The DACA Crisis

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The DACA Crisis

Supporters of the DACA program rally in front of the White House.

Supporters of the DACA program rally in front of the White House.

Mercury News

Supporters of the DACA program rally in front of the White House.

Mercury News

Mercury News

Supporters of the DACA program rally in front of the White House.

Caitlyn Truong, Photojournalist

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Nearly 800,000 young immigrants in the United States face the possibility of deportation under the undetermined future of the Deferred Action for Childhood Arrivals (DACA) program. On Tuesday, September 5, the administration under President Donald Trump announced its plan to end the DACA program in six months if Congress failed to find a solution. On the following Wednesday, President Trump discussed immigration with Democratic leaders, but the outcome of this controversial situation remains unclear (CNN.com).

The DACA program was a presidential policy formed by President Barack Obama in 2012. It protects undocumented immigrant minors from deportation and allows them to study and work in the United States for a certain period of time (foxnews.com). These young immigrants have been called Dreamers, which refers to the 2001 act that granted legal status to those who attended college or joined the military. While Dreamers under the DACA program are protected from displacement, they are not given official legal status.

President Trump’s stance on the matter is unclear. During his campaign, he stated his desire to end the program. Yet, after the administration’s announcement of its six month delay, he offered support to the Dreamers, asking the public why they wanted to deport “good, educated and accomplished young people who have jobs, some serving in the military” through Twitter.

Congress also remains divided on DACA. Democratic representatives blame President Trump for the controversy, while Republicans blame former President Obama for creating the situation (foxnews.com). Some deals have been proposed, however a final compromise is yet to be reached.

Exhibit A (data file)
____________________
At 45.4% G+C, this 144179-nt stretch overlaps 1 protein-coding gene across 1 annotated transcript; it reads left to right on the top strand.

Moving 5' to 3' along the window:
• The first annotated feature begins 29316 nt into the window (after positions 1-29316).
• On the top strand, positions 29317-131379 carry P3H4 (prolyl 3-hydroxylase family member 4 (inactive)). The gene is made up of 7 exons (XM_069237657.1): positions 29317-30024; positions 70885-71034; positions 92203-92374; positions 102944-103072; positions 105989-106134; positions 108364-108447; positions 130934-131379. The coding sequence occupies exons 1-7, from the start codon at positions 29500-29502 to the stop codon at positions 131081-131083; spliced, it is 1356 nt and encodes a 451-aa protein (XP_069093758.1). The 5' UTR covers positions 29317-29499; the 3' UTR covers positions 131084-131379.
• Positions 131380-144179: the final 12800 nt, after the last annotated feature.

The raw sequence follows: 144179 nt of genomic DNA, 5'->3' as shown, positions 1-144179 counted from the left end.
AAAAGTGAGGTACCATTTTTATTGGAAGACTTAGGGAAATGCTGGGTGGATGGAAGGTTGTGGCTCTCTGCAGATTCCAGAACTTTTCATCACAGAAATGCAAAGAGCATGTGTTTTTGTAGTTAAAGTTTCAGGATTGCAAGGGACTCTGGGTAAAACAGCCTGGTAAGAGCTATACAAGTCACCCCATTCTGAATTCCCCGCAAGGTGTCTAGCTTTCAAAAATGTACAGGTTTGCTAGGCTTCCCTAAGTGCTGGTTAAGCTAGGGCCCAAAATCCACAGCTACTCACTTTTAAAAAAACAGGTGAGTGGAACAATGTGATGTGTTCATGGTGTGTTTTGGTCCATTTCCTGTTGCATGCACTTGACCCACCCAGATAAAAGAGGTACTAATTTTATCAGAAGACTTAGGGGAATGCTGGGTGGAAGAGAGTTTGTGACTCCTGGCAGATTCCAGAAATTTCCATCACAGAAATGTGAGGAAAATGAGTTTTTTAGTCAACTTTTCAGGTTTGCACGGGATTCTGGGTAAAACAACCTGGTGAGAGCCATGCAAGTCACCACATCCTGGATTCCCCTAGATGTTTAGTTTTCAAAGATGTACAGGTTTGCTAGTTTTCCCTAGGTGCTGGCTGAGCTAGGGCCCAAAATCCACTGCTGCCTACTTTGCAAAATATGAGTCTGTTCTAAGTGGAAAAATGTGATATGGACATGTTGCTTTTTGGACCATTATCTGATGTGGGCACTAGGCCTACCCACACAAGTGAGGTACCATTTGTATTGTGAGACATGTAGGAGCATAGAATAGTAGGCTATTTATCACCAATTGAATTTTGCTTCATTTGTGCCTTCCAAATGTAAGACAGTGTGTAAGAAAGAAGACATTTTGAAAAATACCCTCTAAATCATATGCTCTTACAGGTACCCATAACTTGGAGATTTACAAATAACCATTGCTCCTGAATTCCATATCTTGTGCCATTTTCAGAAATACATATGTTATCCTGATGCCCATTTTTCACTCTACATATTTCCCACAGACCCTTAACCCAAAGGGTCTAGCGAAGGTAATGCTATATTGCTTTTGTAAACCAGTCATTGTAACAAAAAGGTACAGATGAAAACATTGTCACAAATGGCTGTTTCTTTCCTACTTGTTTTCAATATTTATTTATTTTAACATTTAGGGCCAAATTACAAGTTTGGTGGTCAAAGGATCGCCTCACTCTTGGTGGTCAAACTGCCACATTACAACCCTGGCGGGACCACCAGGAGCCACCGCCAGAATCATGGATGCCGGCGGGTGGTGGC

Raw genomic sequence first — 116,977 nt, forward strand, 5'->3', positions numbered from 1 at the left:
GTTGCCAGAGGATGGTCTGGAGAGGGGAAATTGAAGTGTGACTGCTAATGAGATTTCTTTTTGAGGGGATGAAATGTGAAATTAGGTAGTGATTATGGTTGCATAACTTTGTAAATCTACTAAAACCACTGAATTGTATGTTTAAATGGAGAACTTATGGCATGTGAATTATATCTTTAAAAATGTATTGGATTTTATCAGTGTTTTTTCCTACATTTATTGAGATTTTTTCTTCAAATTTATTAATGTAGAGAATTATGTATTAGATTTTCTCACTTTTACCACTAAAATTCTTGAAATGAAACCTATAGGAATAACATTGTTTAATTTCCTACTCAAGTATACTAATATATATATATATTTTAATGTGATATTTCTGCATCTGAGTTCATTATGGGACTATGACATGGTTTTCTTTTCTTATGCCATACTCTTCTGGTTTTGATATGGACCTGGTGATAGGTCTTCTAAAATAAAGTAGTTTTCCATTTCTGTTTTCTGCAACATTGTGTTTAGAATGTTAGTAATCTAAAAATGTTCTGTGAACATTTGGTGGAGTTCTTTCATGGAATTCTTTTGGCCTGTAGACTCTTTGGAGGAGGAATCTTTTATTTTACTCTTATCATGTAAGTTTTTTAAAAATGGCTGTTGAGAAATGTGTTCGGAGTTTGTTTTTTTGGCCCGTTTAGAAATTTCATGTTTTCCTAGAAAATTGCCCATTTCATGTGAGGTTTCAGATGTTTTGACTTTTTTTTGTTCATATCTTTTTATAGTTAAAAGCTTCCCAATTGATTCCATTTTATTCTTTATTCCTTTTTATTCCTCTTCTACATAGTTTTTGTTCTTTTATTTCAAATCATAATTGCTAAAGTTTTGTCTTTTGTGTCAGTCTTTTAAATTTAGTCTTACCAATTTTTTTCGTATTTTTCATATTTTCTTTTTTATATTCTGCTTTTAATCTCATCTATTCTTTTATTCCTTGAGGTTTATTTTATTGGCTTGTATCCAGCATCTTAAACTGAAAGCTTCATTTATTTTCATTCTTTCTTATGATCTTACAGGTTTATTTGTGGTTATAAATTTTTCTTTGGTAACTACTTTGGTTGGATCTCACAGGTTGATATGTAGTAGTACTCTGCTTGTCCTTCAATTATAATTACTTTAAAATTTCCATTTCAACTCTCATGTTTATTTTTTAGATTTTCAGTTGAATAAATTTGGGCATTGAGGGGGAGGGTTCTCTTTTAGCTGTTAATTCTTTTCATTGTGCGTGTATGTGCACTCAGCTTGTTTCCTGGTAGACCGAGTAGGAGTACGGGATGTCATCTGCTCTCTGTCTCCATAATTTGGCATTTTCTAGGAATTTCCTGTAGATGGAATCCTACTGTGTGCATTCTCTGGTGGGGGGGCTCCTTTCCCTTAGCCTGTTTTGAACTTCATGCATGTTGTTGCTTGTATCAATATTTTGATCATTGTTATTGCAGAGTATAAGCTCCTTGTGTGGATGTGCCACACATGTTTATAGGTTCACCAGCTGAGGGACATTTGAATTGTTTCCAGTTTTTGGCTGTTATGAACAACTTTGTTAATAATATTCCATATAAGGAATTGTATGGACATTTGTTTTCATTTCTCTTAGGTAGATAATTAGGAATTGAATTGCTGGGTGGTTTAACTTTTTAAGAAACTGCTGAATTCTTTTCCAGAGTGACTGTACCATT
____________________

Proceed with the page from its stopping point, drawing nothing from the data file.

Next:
“Does anybody really want to throw out good, educated and accomplished young people who have jobs, some serving in the military?””

— President Donald Trump via Twitter

The public has opposing sides as well. Opponents of the DACA program argue that the policy itself is unconstitutional, and undocumented immigrants take away job opportunities for American citizens. Supporters of the Dreamers say the economy will slow if these jobs are taken away from deported immigrants, and placing them in a home country which they have never known would be cruel (theskimm.com). Social media has played a large role during this crisis, with hashtags of support such as #defendDACA trending.

When asked about her opinion of the DACA controversy, Shifa Mirza (10) responded, “I think the kids of DACA should be allowed to stay in the United States. They aren’t responsible for their illegal status, and sending them back to an unknown country would be terrible. But I also think that any decision Congress makes will always have some backlash.” While the ultimate outcome is unclear, updates are sure to follow during the next suspenseful six months.

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